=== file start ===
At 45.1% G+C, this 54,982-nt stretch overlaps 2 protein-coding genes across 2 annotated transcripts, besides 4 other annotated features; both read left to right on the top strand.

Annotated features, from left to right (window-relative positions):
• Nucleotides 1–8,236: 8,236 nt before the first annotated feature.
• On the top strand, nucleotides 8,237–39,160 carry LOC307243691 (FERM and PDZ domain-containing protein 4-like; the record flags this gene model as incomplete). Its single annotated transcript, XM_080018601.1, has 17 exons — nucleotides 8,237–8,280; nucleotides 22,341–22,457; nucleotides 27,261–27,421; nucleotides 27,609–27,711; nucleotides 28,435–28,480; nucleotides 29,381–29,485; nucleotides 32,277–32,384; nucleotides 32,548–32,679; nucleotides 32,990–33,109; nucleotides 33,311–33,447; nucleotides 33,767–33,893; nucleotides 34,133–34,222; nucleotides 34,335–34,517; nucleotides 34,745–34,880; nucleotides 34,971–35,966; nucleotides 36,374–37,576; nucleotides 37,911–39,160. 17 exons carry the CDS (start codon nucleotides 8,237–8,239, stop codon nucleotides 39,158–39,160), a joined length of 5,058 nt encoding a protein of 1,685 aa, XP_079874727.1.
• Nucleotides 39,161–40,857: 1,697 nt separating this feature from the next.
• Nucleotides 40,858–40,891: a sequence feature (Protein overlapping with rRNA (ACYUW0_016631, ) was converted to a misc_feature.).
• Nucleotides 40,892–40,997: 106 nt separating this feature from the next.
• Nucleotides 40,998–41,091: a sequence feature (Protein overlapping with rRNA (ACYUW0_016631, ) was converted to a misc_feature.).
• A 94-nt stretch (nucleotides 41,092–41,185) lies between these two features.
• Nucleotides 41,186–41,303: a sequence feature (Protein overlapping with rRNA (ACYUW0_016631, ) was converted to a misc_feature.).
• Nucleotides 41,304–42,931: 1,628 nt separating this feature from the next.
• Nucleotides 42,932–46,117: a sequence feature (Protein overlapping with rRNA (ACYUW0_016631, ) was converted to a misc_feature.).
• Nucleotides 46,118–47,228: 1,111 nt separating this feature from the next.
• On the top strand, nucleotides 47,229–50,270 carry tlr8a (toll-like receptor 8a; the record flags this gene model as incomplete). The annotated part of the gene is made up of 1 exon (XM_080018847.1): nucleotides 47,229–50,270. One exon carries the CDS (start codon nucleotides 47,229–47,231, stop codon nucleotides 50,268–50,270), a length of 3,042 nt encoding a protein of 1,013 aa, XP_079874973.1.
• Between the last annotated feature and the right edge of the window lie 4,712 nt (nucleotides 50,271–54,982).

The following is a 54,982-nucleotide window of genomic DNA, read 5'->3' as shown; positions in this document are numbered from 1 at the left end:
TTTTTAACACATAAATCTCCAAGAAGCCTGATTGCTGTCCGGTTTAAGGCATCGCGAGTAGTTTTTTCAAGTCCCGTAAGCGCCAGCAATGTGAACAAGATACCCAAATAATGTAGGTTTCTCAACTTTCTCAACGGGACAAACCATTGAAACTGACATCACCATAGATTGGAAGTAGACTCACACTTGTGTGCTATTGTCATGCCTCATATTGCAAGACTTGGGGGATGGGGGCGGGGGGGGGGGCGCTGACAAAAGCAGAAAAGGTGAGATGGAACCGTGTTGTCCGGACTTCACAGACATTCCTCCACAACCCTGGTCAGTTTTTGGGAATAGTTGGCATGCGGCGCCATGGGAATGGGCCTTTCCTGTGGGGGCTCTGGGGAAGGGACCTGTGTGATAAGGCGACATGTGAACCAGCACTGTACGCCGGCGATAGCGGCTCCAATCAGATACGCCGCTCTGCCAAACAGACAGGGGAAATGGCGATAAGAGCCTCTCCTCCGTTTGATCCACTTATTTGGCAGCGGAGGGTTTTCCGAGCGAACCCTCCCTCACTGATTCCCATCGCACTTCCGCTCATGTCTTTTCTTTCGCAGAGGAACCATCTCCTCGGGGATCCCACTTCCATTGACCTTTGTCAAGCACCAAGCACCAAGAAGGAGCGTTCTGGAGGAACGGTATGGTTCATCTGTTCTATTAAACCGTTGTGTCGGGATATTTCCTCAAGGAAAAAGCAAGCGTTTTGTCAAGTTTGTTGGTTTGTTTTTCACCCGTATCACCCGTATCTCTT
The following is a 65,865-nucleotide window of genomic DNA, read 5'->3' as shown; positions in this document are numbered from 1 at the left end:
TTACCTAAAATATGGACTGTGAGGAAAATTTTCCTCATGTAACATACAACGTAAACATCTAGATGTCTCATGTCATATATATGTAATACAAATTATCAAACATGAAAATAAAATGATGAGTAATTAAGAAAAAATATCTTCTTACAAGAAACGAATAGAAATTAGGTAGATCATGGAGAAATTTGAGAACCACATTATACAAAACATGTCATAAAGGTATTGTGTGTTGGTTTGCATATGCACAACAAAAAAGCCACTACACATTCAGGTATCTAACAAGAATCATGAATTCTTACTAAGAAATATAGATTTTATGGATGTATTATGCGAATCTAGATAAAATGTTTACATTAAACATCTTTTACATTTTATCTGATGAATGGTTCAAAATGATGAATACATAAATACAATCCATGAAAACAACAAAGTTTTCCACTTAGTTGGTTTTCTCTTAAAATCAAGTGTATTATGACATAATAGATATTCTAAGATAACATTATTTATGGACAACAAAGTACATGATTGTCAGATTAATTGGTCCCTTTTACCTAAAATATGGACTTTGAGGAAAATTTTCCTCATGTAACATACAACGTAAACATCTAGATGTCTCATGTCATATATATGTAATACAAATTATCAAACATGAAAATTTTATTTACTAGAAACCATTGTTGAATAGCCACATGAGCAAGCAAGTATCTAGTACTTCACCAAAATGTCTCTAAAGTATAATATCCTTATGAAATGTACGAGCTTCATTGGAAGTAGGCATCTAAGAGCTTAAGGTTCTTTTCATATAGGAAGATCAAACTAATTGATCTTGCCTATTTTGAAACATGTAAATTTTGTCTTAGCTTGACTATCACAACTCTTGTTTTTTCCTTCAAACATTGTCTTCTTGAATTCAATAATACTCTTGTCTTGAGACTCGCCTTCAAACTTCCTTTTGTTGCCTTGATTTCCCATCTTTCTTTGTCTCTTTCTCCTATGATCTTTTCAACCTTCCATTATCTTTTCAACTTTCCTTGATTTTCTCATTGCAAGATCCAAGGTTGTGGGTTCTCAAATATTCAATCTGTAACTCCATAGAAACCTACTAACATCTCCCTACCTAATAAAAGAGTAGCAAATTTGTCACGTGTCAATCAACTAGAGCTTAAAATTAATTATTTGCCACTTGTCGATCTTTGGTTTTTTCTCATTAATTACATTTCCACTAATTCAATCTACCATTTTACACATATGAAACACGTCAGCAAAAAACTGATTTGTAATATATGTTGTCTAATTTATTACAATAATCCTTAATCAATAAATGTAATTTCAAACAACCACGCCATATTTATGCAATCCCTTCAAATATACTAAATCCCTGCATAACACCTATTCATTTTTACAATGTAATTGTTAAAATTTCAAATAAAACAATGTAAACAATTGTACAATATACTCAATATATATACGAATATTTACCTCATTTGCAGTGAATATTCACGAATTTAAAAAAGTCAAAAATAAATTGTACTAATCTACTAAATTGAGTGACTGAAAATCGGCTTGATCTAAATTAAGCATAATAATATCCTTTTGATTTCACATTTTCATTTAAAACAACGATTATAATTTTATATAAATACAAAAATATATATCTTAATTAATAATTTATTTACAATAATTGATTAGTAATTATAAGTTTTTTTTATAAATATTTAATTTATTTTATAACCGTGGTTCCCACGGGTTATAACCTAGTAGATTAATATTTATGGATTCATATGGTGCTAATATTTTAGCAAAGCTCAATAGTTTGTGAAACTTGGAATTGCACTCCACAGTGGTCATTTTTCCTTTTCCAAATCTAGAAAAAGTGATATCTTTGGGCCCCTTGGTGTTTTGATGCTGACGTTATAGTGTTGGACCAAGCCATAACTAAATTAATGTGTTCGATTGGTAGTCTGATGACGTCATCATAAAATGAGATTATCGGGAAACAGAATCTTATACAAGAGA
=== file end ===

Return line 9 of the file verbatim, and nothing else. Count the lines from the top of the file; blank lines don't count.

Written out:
• A 94-nt stretch (nucleotides 41,092–41,185) lies between these two features.